May 7, 2014; Anaheim, CA, USA; New York Yankees manager Joe Girardi (28) walks to argue a call in the fifth inning against the Los Angeles Angels at Angel Stadium of Anaheim. Mandatory Credit: Andrew Fielding-USA TODAY Sports

Run Differential Underselling the Yankees


The 2nd month of the baseball season is underway and some teams appear to have been underrated (Marlins and Brewers) or overrated (Phillies and Diamondbacks) in the preseason based on the current standings. However, it is still very early and win-loss record can be deceiving and not totally indicative of a team’s talent level despite the fact that those wins and losses are “banked” and no one can take them away. Dave Cameron of Fangraphs devised a method for evaluating true talent of teams this early in the season that attempts to shield from small sample noise. The link contains the complete methodology.

In summary, he tries to strip out the sequencing that greatly influences runs scored/runs allowed and wins/losses. He wants to only look at the wOBA differential (offense wOBA minus defense wOBA) to get a better sense of the quality of each team and how they would be expected to perform over the remainder of the season when the sequencing (essentially luck) evens out.

Mr. Cameron goes a step further than simply wOBA differential. He adds in base-running components because teams that are better on the basepaths should score more runs than their batting lines (offense wOBA) indicate. He also adds in catcher caught stealings, double plays turned, and outfielder throwing (both base-runner kills and base-runner advancement deterrence) because these are important aspects of defense that wOBA against doesn’t account for.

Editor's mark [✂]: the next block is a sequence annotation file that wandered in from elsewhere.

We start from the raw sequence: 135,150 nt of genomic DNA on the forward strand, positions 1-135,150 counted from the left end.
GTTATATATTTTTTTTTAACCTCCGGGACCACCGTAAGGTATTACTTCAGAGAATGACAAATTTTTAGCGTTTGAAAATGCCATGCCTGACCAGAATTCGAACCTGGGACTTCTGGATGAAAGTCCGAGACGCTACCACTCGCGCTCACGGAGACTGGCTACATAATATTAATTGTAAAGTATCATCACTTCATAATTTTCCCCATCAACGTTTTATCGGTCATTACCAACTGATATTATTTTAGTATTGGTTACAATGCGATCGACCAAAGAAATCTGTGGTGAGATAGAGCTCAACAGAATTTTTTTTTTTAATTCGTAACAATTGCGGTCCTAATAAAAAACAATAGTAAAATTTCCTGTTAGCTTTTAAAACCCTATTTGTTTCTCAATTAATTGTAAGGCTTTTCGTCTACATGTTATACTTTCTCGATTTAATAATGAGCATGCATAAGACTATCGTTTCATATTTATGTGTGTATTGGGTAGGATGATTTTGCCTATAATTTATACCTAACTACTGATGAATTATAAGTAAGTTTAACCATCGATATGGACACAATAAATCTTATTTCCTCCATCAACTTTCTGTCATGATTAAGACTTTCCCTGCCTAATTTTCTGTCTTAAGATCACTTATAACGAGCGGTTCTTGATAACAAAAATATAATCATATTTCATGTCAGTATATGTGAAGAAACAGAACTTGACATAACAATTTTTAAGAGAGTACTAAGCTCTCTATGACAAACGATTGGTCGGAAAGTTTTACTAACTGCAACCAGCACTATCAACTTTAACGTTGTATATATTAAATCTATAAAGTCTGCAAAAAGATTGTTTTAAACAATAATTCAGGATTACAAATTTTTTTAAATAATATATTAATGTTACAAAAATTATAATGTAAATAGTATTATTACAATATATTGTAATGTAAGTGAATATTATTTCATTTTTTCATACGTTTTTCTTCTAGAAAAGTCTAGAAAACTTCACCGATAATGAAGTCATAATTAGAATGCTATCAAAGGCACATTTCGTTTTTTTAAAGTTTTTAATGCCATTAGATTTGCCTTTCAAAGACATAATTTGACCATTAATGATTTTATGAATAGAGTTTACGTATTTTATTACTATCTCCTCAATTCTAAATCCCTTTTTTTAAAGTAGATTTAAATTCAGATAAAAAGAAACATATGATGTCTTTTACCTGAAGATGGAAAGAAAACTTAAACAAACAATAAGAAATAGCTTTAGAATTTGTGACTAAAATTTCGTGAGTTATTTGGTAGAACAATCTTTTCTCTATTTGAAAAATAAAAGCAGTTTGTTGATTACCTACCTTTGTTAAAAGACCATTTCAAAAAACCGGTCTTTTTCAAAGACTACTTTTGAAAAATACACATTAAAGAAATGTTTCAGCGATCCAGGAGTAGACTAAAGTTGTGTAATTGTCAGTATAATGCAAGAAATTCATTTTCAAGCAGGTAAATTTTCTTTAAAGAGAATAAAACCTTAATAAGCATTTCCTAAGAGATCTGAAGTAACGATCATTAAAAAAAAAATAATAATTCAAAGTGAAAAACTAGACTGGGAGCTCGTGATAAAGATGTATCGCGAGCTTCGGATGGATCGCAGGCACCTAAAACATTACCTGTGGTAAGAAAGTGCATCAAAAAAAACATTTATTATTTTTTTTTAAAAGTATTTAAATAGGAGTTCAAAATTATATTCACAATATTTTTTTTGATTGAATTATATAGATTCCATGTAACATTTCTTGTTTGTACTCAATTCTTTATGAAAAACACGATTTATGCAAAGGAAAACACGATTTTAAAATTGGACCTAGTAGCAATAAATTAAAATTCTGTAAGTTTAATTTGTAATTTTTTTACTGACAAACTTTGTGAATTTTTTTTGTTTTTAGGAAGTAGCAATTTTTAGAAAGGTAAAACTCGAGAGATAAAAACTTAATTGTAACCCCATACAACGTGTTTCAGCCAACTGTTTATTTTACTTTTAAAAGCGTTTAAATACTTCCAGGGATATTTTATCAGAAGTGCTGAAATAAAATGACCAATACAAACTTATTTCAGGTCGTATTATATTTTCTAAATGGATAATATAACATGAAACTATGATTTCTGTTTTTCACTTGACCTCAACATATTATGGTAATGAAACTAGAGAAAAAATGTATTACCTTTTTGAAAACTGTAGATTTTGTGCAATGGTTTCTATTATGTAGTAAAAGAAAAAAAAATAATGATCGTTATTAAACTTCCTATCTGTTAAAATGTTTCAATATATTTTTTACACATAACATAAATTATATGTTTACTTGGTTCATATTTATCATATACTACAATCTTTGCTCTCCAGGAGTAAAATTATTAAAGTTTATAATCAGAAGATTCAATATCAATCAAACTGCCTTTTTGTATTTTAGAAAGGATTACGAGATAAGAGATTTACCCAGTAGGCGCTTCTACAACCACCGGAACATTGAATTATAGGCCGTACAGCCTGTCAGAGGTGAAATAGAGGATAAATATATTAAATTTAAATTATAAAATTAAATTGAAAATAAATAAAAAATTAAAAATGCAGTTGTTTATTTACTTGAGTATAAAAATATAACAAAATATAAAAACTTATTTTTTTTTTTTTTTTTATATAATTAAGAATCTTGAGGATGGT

A chart is devised that runs this calculation for each team. As of May 2nd the Yankees have an expected run scored of 122 and expected runs allowed of 121 for an expected run differential of +1 (good for T-14th in the league). In actuality, they have scored 112 runs and allowed 125 for an actual run differential of -13. The gap between their expected run differential and actual differential, -14 runs, suggests they haven’t had a lot of luck with sequencing and they are better than the actual run differential figure.

Since sequencing is random, the Yankees would be expected to have a better actual run differential in the future. The data is a few games old, but the greater point is that this methodology is a better measure of a team’s talent level (especially this early in the season) than simply looking at win-loss records and actual run differentials. To date, the Yankees have an 18-15 record and a -11 run differential but their adjusted wOBA differential suggests they have gotten slightly unlucky on sequencing so far and should be a legitimate contender in the tight AL East.

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